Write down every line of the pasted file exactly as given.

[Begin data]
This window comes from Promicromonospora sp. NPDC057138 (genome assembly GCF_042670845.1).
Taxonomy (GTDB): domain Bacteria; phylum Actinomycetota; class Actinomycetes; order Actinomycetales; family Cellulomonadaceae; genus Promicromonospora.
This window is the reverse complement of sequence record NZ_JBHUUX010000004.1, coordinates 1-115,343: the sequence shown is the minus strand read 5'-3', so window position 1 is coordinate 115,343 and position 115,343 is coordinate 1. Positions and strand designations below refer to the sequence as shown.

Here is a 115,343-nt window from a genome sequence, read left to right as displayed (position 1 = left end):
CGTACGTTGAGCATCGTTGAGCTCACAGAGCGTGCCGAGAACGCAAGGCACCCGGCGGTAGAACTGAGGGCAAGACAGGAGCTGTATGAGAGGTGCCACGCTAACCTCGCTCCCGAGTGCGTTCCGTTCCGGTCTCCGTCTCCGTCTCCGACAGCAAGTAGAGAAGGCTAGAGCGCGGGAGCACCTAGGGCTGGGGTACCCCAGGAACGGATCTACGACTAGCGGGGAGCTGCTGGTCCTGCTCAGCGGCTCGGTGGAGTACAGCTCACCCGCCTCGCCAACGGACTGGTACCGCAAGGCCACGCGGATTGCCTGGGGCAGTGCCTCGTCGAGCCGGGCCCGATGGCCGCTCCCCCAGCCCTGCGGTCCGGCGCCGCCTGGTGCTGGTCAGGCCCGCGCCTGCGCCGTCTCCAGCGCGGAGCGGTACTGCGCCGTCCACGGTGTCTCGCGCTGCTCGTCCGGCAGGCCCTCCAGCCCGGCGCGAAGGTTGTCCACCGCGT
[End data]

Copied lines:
This window comes from Promicromonospora sp. NPDC057138 (genome assembly GCF_042670845.1).
Taxonomy (GTDB): domain Bacteria; phylum Actinomycetota; class Actinomycetes; order Actinomycetales; family Cellulomonadaceae; genus Promicromonospora.
This window is the reverse complement of sequence record NZ_JBHUUX010000004.1, coordinates 1-115,343: the sequence shown is the minus strand read 5'-3', so window position 1 is coordinate 115,343 and position 115,343 is coordinate 1. Positions and strand designations below refer to the sequence as shown.

Here is a 115,343-nt window from a genome sequence, read left to right as displayed (position 1 = left end):
CGTACGTTGAGCATCGTTGAGCTCACAGAGCGTGCCGAGAACGCAAGGCACCCGGCGGTAGAACTGAGGGCAAGACAGGAGCTGTATGAGAGGTGCCACGCTAACCTCGCTCCCGAGTGCGTTCCGTTCCGGTCTCCGTCTCCGTCTCCGACAGCAAGTAGAGAAGGCTAGAGCGCGGGAGCACCTAGGGCTGGGGTACCCCAGGAACGGATCTACGACTAGCGGGGAGCTGCTGGTCCTGCTCAGCGGCTCGGTGGAGTACAGCTCACCCGCCTCGCCAACGGACTGGTACCGCAAGGCCACGCGGATTGCCTGGGGCAGTGCCTCGTCGAGCCGGGCCCGATGGCCGCTCCCCCAGCCCTGCGGTCCGGCGCCGCCTGGTGCTGGTCAGGCCCGCGCCTGCGCCGTCTCCAGCGCGGAGCGGTACTGCGCCGTCCACGGTGTCTCGCGCTGCTCGTCCGGCAGGCCCTCCAGCCCGGCGCGAAGGTTGTCCACCGCGT